Tuesday, June 17, 2008

Sense, Sensibility and Spam

I recently read an article that said American families were eating more Spam due the increased price of gas and food. At first I laughed because 1) Spam is funny and 2) I really like the song "Spam" by Save Ferris. Go ahead, dance a little, I know you like the song. If you don't know Save Ferris, then just sing "Spam, spam, spam, spam" ala Monty Python.

Then I thought more seriously about the plight of the American middle class family, more likely than not, like the family I was raised in. My dad was a fireman and my mom taught kindergarten in Catholic School. Thankfully, I never wanted for anything. I was by no means spoiled.

We at Spam, really weird frozen Salisbury Steaks and Chipped Beef on Toast (which was fun because we were allowed to say "shit on a shingle" and not get yelled at for swearing. My parents to this day don't comprehend my love for really good food and wine or my obsession with the Food Network. They ask where I came from, although I'm pretty sure they remember bringing me home from the hospital. I know my mom shopped for items on sale and used coupons. We had snacks but not a pantry full of junk food. Soda was a treat. McDonalds was a rare occasion. We ate dinner at home before/after activities and ate bagged lunches with the exception of 1 or 2 times a week. My friends all did the same thing. No one complained.

Our family for the longest time only had one car (even with both parents working), we did not have cable TV until I was in high school and we went out to eat rarely. My parents made sure I had a private education, dance lessons, piano lessons, brownies and ski club. Mostly, they made sure I had appreciation for what we had. I don't ever remember hearing them compare themselves to the neighbors or anyone at church. They were careful with their money and I'm sure at times struggled a bit at times. However, they did not spend to excess or go into debt only to keep up with the latest trends or to impress anyone. You looked forward to Christmas and your birthday because that is when you got something really special. When it was time for college, I was on my own...they laid the foundation...it was up to me to build from there.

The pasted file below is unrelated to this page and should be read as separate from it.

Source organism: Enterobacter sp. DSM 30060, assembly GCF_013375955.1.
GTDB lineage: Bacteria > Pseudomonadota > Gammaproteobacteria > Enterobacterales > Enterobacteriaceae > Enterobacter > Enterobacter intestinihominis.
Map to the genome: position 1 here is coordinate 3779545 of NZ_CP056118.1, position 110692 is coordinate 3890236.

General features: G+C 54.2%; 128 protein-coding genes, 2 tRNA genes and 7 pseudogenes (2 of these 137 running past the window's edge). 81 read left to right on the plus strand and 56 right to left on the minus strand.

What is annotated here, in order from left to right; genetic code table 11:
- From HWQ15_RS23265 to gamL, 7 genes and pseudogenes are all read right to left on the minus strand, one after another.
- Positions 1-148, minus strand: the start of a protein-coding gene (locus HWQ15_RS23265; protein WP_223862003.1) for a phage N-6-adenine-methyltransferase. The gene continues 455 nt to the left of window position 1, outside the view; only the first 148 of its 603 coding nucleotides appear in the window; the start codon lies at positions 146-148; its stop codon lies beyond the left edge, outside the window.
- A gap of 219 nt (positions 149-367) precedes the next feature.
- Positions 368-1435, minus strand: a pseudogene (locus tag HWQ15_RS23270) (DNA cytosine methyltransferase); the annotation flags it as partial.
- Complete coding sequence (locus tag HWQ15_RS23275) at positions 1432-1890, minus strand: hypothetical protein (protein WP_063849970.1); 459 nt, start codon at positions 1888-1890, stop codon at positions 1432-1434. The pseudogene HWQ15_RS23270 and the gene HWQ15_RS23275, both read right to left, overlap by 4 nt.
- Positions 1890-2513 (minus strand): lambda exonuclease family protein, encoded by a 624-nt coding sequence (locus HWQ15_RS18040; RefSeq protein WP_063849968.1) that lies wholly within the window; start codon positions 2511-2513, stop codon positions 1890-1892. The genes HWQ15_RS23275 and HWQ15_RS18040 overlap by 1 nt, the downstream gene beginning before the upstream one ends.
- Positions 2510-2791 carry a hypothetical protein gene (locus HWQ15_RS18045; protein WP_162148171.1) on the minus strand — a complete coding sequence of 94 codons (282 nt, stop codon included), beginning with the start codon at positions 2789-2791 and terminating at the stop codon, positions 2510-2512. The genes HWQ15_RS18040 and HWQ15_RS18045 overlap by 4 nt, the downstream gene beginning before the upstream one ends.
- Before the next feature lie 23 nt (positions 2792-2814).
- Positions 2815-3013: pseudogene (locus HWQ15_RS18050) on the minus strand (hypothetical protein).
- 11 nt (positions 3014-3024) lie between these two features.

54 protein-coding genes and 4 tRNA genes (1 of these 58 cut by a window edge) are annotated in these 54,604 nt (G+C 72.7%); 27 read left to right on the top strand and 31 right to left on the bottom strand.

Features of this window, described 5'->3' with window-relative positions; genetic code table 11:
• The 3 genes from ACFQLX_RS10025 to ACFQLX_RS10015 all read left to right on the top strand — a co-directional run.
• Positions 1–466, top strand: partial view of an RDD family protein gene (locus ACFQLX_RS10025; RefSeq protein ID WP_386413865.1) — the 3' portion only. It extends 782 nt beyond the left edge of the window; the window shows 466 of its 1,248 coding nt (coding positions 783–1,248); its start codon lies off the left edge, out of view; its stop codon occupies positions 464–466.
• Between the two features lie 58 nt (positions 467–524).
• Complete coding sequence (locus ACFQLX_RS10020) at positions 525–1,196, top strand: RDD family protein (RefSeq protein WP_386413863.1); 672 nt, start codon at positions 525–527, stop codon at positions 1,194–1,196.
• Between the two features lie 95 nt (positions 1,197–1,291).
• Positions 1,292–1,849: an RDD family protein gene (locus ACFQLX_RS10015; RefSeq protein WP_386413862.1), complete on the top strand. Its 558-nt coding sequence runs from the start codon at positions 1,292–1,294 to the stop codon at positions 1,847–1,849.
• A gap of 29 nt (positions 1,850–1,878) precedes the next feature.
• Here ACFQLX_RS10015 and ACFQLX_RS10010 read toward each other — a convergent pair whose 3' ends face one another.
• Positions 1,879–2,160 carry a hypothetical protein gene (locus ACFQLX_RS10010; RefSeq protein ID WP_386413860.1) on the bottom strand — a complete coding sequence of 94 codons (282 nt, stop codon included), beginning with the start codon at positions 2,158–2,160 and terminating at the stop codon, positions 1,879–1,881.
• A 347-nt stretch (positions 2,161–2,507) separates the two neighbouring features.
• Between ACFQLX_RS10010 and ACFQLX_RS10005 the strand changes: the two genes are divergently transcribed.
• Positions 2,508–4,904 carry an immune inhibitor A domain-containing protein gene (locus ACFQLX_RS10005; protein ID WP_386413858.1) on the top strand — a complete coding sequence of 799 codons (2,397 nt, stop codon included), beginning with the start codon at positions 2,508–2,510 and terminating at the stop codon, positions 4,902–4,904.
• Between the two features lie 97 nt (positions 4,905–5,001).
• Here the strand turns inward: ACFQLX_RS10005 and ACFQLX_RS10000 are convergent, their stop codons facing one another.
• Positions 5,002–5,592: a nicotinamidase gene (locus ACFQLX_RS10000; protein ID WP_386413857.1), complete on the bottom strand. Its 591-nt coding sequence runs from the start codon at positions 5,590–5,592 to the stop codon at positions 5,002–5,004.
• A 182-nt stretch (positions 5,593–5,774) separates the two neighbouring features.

I think the plight of the middle class (and I don't mean working poor) in many ways was brought on themselves. Where is the restraint? Where is the sacrifice? Where is the appreciation for waiting for something that comes to you because you earned it and paid for it yourself? Who came up with the idea that instant gratification is a "right"?

3 comments:

Dave S. said...

Why, Clinton, of course. Duh.

Actually I remember noting the change in mood when Reagan became president. There was a sense that we could have whatever we wanted, damn the consequences. (Who taught us that deficits don't matter, Mr. Cheney?)

Fortunately it was morning in America and I was a callow youth, and now that I am a callow adult I can see that, while government power emanated from Washington, social mores were being set in Little Rock.

Fantastic first post, by the way!

J. said...

I second Dave S.

Am in complete agreement with you on that last paragraph -- yet cannot deny that my spouse and I have been known to spoil our kid (who is an only child, one we thought we would never have) and have gotten used to (and like) having the things we as kids didn't have.

That said, we always say, if we lost our jobs or a lot of money, we would have no issue with cutting back. We appreciate the things we have, but know they are just things.

Yes, the sense of entitlement and instant gratification in this country, especially in the NYC Metro Area, is quite nauseating -- and troubling.

Dave S. said...

However, I expected a Colin Firth reference in there somewhere based (loosely) on the post title. I am sure our lady readers are disappointed.